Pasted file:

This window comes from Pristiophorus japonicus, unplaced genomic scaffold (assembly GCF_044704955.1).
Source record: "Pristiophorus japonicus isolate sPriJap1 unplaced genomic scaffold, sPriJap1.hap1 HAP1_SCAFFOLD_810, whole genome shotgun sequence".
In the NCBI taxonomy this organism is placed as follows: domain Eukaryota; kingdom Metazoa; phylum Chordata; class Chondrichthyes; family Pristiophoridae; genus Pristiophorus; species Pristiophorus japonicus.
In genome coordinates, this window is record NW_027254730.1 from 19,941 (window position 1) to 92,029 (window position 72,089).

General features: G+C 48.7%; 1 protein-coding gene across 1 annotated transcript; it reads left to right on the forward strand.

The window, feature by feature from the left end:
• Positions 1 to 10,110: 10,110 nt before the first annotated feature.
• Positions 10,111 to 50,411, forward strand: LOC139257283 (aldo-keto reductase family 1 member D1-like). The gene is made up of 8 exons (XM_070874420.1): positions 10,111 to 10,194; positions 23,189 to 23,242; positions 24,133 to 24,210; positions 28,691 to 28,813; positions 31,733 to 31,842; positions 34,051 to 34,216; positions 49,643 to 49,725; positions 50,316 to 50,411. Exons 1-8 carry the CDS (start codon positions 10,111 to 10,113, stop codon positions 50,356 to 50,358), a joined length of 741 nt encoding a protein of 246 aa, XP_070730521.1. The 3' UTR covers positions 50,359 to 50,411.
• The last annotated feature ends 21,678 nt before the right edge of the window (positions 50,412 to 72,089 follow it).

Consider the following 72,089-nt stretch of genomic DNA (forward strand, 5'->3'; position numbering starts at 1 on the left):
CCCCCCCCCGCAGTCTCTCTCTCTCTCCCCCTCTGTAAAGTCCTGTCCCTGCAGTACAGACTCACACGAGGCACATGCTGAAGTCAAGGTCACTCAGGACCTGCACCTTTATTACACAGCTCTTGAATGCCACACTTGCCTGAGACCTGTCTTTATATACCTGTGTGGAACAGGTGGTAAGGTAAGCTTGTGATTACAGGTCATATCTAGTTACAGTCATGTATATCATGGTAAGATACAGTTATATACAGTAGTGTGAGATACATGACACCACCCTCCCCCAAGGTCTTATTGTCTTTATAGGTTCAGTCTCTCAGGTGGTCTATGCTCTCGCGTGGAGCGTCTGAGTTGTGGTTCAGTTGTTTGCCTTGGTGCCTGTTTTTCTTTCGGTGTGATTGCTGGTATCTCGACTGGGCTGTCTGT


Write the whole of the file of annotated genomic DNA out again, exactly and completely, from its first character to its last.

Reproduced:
This window comes from Pristiophorus japonicus, unplaced genomic scaffold (assembly GCF_044704955.1).
Source record: "Pristiophorus japonicus isolate sPriJap1 unplaced genomic scaffold, sPriJap1.hap1 HAP1_SCAFFOLD_810, whole genome shotgun sequence".
In the NCBI taxonomy this organism is placed as follows: domain Eukaryota; kingdom Metazoa; phylum Chordata; class Chondrichthyes; family Pristiophoridae; genus Pristiophorus; species Pristiophorus japonicus.
In genome coordinates, this window is record NW_027254730.1 from 19,941 (window position 1) to 92,029 (window position 72,089).

General features: G+C 48.7%; 1 protein-coding gene across 1 annotated transcript; it reads left to right on the forward strand.

The window, feature by feature from the left end:
• Positions 1 to 10,110: 10,110 nt before the first annotated feature.
• Positions 10,111 to 50,411, forward strand: LOC139257283 (aldo-keto reductase family 1 member D1-like). The gene is made up of 8 exons (XM_070874420.1): positions 10,111 to 10,194; positions 23,189 to 23,242; positions 24,133 to 24,210; positions 28,691 to 28,813; positions 31,733 to 31,842; positions 34,051 to 34,216; positions 49,643 to 49,725; positions 50,316 to 50,411. Exons 1-8 carry the CDS (start codon positions 10,111 to 10,113, stop codon positions 50,356 to 50,358), a joined length of 741 nt encoding a protein of 246 aa, XP_070730521.1. The 3' UTR covers positions 50,359 to 50,411.
• The last annotated feature ends 21,678 nt before the right edge of the window (positions 50,412 to 72,089 follow it).

Consider the following 72,089-nt stretch of genomic DNA (forward strand, 5'->3'; position numbering starts at 1 on the left):
CCCCCCCCCGCAGTCTCTCTCTCTCTCCCCCTCTGTAAAGTCCTGTCCCTGCAGTACAGACTCACACGAGGCACATGCTGAAGTCAAGGTCACTCAGGACCTGCACCTTTATTACACAGCTCTTGAATGCCACACTTGCCTGAGACCTGTCTTTATATACCTGTGTGGAACAGGTGGTAAGGTAAGCTTGTGATTACAGGTCATATCTAGTTACAGTCATGTATATCATGGTAAGATACAGTTATATACAGTAGTGTGAGATACATGACACCACCCTCCCCCAAGGTCTTATTGTCTTTATAGGTTCAGTCTCTCAGGTGGTCTATGCTCTCGCGTGGAGCGTCTGAGTTGTGGTTCAGTTGTTTGCCTTGGTGCCTGTTTTTCTTTCGGTGTGATTGCTGGTATCTCGACTGGGCTGTCTGT